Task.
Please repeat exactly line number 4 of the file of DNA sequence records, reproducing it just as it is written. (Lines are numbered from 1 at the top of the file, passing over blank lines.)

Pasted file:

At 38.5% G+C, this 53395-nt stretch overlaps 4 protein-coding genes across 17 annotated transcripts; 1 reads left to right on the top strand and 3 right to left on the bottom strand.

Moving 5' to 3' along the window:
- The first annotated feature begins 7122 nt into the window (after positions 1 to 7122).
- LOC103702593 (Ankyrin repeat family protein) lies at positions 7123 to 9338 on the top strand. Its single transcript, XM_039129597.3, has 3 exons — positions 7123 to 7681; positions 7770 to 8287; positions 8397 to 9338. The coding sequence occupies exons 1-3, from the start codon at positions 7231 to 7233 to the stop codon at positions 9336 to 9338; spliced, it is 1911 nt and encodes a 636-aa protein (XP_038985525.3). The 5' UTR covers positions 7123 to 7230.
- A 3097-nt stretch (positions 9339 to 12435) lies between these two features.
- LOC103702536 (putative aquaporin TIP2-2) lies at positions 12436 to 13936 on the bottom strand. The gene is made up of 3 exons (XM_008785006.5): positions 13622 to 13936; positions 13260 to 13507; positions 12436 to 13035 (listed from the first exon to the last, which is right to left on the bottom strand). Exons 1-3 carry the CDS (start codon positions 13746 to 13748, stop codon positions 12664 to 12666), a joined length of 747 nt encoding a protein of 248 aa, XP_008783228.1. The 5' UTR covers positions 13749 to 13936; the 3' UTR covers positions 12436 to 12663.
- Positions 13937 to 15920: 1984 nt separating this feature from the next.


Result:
- LOC103702593 (Ankyrin repeat family protein) lies at positions 7123 to 9338 on the top strand. Its single transcript, XM_039129597.3, has 3 exons — positions 7123 to 7681; positions 7770 to 8287; positions 8397 to 9338. The coding sequence occupies exons 1-3, from the start codon at positions 7231 to 7233 to the stop codon at positions 9336 to 9338; spliced, it is 1911 nt and encodes a 636-aa protein (XP_038985525.3). The 5' UTR covers positions 7123 to 7230.